The key enablers in the radio interface for the 5G-based V2X include its scalable OFDMA numerology, flexible self-contained Time Division Duplex (TDD) sub-frame, massive Multiple-Input-Multiple-Output (mMIMO), diverse spectrum bands and bandwidths, and many others. These features together can deliver a radio interface with much lower latencies, enhanced reliability, higher spectral efficiency, and greater data throughput. Other V2X specific features include further optimization of the choices of the coding and the modulation scheme to meet the balance between low latency and high-reliability requirement for Ultra-Reliable Low Latency (URLLC) service in fast time-varying channels, beam-based broadcast, predictor antenna, sidelink assisted cellular communication and full-duplex. Especially in a platoon where a group of vehicles is located behind one another, vehicles can have distributed transceivers at different parts of the car body, so they can easily realize the full-duplex transmission, i.e. transmit and receive simultaneously at the same frequency.
In the architecture level, 5G system introduce several technologies such as NFV/Software Defined Network, Control-User Plane Separation, MEC, net work slicing, automation and development and operations. The most illustrious features are network slicing and virtualization, in which network operators define different types of services and allocate dynamic proper resources by configuring different virtual networks. The resources in each virtual network can be adapted based on traffic conditions. For instance, autonomous driving would require an URLLC network slice to detect any road hazard and trigger an emergency message for the cars driving nearby to prevent an accident. At the same time, some personal mobility services would require either an eMBB slice for streaming video, such as an HD movie for passengers.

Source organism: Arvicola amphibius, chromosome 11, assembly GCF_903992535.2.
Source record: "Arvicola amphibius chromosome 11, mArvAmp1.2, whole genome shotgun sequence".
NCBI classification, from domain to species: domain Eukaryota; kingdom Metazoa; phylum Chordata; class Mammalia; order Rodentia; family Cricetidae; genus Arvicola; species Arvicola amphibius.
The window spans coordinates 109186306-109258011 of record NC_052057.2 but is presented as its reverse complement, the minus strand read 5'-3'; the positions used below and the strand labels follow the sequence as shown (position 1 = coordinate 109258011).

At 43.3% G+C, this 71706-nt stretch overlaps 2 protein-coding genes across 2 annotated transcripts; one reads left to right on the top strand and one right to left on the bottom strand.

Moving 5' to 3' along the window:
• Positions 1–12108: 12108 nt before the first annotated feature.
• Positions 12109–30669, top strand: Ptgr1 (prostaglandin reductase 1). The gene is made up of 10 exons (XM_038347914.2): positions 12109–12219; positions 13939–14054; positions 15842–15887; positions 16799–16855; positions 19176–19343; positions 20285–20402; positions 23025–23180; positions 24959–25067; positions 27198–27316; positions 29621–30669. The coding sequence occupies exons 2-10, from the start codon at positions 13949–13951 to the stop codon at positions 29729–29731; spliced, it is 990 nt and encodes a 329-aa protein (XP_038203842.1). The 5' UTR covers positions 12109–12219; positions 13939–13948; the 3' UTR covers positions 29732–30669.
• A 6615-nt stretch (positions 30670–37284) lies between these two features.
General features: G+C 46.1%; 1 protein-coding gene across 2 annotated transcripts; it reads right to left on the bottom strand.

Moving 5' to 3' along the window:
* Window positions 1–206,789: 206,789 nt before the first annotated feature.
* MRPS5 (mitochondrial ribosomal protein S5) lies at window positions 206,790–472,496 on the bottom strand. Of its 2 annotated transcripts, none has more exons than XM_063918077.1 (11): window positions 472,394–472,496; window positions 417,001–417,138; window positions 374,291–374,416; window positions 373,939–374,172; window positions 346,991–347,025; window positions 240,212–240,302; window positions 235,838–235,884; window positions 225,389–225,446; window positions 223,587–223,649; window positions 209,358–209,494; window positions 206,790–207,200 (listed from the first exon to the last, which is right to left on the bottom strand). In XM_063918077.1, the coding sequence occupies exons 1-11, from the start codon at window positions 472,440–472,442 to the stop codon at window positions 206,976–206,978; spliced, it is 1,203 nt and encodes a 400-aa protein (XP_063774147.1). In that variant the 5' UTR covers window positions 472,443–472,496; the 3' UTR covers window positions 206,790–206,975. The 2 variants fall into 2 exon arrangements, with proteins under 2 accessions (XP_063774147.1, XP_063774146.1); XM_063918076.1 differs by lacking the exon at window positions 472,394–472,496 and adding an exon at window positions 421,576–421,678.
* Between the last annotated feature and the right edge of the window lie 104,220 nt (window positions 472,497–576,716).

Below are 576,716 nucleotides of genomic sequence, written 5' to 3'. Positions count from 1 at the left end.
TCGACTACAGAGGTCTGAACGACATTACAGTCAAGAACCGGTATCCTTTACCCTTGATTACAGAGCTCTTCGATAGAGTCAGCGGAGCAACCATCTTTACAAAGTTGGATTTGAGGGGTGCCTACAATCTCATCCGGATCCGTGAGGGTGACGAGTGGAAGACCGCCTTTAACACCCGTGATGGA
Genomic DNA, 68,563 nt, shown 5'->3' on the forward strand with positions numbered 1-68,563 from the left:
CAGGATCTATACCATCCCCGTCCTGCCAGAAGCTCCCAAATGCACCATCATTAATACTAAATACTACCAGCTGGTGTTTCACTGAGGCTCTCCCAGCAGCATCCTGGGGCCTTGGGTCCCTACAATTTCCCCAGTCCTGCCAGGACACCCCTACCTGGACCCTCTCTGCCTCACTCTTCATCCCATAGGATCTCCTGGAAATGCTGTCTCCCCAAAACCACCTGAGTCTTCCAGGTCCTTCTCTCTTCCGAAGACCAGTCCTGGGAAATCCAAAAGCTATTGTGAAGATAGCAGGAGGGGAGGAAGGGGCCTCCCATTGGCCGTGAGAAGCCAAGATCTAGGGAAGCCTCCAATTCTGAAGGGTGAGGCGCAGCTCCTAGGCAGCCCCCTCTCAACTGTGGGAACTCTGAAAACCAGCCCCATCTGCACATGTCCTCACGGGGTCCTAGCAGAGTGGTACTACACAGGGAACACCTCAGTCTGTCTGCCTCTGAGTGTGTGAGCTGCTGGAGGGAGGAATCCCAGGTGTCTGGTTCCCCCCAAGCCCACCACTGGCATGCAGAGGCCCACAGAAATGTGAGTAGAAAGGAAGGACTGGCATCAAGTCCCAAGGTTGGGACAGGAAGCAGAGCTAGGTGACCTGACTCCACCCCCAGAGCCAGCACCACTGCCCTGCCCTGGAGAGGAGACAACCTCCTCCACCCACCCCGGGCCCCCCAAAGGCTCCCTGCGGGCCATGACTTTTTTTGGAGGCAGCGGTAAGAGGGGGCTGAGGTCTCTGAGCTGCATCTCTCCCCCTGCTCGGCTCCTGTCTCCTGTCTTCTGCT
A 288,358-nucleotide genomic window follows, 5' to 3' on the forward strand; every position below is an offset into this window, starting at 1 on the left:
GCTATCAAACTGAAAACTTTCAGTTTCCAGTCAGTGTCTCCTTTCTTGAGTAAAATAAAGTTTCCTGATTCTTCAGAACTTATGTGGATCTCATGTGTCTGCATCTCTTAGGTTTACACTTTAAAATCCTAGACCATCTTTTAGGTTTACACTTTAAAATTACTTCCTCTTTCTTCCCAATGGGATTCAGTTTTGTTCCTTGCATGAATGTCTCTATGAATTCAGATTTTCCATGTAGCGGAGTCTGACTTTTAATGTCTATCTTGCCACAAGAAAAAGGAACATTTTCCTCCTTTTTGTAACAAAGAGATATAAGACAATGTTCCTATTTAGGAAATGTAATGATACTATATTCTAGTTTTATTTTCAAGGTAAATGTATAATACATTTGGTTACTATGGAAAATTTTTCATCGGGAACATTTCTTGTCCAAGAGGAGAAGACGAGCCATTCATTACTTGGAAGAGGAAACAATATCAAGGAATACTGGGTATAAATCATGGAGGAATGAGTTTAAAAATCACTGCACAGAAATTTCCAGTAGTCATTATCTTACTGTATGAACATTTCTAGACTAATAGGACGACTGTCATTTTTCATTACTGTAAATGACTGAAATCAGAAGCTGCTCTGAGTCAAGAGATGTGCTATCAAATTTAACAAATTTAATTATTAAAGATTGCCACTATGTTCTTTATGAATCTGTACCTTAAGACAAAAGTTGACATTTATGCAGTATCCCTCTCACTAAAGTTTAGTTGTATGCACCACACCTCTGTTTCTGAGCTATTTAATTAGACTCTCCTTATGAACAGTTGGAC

In conclusion, 5GAA has recently conducted a study in relation to the spectrum needs of use cases for intelligent transport systems (ITS) and advanced driving as implemented by C-V2X technologies. It is expected to re-quire 60MHz or more spectrum in 5.9GHz for V2V/I/P communications. And it is also noted that, the choice of which C-V2X technology, either LTE-V2X or NR-V2X, should be market-led, like in any emerging sector.